Editorials

Reinstitutionalisation in mental health care

BMJ 2003; 326 doi: https://doi.org/10.1136/bmj.326.7382.175 (Published 25 January 2003) Cite this as: BMJ 2003;326:175

This largely unnoticed process requires debate and evaluation

  1. Stefan Priebe (s.priebe{at}qmw.ac.uk), professor of social and community psychiatry,
  2. Trevor Turner, honorary senior lecturer
  1. Barts and the London School of Medicine, Queen Mary's, University of London, London EC1A 7BE

    Since the 1950s mental health care in most industrialised countries has been characterised by deinstitutionalisation, with national reforms varying in their pace, fashion, and exact results. 1 2 The development of comprehensive community mental health care is widely regarded as not yet complete. In England the national service framework and NHS Plan aim at establishing new community based services—for example, for home treatment, assertive outreach, and early intervention. Yet despite the apparent evidence of ongoing deinstitutionalisation, we argue that a new era in mental health care has already started—reinstitutionalisation. It is displaying a synonymous pattern across Europe, as with deinstitutionalisation, but this time it has been occurring largely unnoticed by the scientific community and unscrutinised by politicians and the media.

    What are the signs of reinstitutionalisation? Firstly, the number of forensic beds is rising, in the United Kingdom, with dramatic increases in the private sector. Plans to increase this number further are in hand. Secure units are extremely costly, with no evidence as to their effectiveness, although we live in an era of evidence based medicine. The cost implications are sucking funds away from the more financially stretched areas, especially in London; the process is fuelled by the straitjacket of risk management despite evidence that deinstitutionalisation did not increase homicide rates in mentally ill people.3 Little systematic research has been conducted into the matter, although other countries, such as Germany and Austria, have also witnessed a steady increase in the numbers of forensic beds over the past 10 years.4

    Secondly, attitudes to compulsory treatment have changed. The relative numbers of compulsory admissions of psychiatric patients across Europe vary by a factor of 20, but, independent of this mainly unexplained variation,5 compulsory admissions have risen in many, although not all, European countries including the United Kingdom. In Italy, Bavaria, and the United Kingdom new legislation or new directives to handle existing legislation have been proposed, to widen the options for compulsory treatment.68

    Thirdly, placements in supported housing at varying levels of dependence have increased enormously. Data as to how many and which patients are in what schemes and for how long are largely missing, and little substantial research has evaluated whether the schemes are effective in achieving whatever their precise aims are.9 Supported housing seems to be taking the place that used to be held by the old style asylums, and many facilities are run by private providers. This and the aforementioned rising number of privately provided secure units might lead to the conclusion that “private madhouses” are back, no matter the official names.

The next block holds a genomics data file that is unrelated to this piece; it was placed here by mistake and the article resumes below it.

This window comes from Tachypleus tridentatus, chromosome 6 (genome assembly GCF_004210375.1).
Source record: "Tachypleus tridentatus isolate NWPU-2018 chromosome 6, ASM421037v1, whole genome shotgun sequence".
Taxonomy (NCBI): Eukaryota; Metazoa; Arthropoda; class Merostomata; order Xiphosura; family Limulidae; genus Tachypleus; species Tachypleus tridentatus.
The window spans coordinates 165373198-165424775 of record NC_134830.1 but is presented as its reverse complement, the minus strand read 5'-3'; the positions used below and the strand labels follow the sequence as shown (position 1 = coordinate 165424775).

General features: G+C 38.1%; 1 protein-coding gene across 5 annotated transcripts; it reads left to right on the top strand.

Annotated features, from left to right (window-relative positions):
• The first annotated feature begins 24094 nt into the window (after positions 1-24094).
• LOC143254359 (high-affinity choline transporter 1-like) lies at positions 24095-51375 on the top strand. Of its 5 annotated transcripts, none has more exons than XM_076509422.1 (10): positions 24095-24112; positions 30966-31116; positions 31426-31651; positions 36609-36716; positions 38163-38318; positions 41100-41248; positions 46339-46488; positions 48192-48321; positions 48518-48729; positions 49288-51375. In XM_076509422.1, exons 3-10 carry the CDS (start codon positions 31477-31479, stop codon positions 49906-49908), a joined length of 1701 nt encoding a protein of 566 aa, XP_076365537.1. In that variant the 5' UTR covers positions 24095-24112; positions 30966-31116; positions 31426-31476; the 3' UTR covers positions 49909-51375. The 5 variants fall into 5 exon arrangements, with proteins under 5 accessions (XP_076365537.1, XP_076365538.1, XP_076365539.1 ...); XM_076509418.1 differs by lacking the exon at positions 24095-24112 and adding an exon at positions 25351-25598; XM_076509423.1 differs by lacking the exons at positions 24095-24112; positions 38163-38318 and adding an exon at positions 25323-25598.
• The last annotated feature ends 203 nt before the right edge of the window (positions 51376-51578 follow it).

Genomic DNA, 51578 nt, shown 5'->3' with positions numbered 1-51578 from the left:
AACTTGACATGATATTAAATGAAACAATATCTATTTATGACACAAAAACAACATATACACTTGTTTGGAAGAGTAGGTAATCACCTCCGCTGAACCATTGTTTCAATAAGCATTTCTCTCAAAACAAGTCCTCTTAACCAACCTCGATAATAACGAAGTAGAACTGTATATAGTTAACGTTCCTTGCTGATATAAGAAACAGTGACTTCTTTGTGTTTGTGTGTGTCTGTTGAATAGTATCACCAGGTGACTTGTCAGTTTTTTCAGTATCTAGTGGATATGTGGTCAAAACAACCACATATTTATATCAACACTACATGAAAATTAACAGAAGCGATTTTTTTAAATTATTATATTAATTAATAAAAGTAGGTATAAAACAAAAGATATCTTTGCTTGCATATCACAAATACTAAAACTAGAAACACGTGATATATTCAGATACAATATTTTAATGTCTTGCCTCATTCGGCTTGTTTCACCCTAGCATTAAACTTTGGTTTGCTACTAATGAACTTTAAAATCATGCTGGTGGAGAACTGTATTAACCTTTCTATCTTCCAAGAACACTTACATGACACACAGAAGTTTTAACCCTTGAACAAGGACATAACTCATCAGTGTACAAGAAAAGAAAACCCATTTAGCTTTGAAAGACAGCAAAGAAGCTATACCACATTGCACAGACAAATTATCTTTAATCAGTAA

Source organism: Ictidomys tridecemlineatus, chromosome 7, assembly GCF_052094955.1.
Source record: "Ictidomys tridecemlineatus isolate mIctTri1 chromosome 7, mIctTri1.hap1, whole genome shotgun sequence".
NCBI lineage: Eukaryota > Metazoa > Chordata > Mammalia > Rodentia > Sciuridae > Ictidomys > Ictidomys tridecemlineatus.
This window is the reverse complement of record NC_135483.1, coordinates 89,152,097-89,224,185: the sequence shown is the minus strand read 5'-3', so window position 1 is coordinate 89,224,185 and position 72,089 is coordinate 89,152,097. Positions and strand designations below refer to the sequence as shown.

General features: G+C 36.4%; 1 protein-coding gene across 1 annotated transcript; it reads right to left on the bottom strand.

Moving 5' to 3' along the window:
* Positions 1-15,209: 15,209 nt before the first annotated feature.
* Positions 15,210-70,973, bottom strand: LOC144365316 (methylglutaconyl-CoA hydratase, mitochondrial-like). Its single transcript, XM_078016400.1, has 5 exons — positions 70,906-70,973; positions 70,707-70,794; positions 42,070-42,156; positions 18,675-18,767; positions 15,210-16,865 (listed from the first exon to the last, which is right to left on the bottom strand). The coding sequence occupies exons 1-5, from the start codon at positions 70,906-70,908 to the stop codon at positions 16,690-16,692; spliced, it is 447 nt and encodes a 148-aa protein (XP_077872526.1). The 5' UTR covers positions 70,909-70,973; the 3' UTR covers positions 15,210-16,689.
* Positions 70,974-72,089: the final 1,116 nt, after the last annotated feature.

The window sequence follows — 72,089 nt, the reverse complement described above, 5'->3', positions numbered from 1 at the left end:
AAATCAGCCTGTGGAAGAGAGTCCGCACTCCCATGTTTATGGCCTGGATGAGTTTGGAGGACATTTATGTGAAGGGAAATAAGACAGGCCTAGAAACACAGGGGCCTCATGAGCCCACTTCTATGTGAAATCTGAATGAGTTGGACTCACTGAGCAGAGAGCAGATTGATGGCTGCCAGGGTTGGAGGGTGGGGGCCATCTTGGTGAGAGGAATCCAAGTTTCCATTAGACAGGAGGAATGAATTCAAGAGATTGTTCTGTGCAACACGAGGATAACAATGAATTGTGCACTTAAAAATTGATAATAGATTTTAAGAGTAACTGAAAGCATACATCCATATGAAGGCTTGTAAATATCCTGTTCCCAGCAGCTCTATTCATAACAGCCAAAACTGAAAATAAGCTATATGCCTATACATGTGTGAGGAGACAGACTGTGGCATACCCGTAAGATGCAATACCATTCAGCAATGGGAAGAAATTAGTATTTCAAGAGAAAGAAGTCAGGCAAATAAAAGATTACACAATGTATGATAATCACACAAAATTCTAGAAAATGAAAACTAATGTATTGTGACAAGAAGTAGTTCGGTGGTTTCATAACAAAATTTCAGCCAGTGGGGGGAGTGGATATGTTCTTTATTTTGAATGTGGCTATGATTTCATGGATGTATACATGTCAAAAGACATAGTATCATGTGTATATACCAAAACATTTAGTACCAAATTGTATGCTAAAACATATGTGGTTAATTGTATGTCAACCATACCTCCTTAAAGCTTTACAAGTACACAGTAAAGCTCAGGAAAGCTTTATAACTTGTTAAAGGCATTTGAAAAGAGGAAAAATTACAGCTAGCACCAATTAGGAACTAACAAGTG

Fourthly, assertive outreach teams have been established throughout England. Their aim is to minimise hospitalisation and care for those patients who have been “difficult to engage” or who—in plain English—want nothing to do with services. Although teams do not formally exercise any legal power, patients are undeniably put under pressure to comply with treatment. Whatever the therapeutic intentions, administering treatment to someone who does not want it without a legal basis for compulsion poses an ethical dilemma.10 It is also a proactive institutionalising step, although the institution in this case is a community based service and not defined by bricks and mortar.

    Similarly, the new early intervention teams might be seen as being in line with reinstitutionalisation. They aim to turn individuals who otherwise would not yet be treated into psychiatric patients and subjects of ongoing treatment interventions. This approach is supported by little if any research evidence11 and is based on the assumption that early psychiatric treatment will prevent a more negative course of illness—an assumption prevalent among psychiatrists in the 19th century, which made them successfully demand more and bigger asylums.12

    One might disagree with our interpretation of some of these phenomena, but it would be hard to dismiss them completely. They may provide the historical and international context for the current debate on the draft Mental Health Bill in the United Kingdom. Mental health care has entered a new era of reinstitutionalisation in its long historical balancing act between social control and therapeutic aspiration. We may now even start to witness a clearer split between the two, with an increasing market for patients who actively seek treatment and can directly or indirectly pay for it, contrasting with reinstitutionalisation for patients with more severe mental disorders who may upset the public. This split is likely to affect primary as well as secondary care.

    What seems needed, in any case, is an informed debate on the values behind reinstitutionalisation and systematic research on its reasons, costs, and effects. As with research on deinstitutionalisation, a non-parochial perspective will be required alongside reliable and comprehensive data that are currently so difficult to obtain. A proper understanding of deinstitutionalisation and reinstitutionalisation can help avoid the stigmatising policies that so often marginalise mental illness.

    Footnotes

    • Competing interests None declared.

    References

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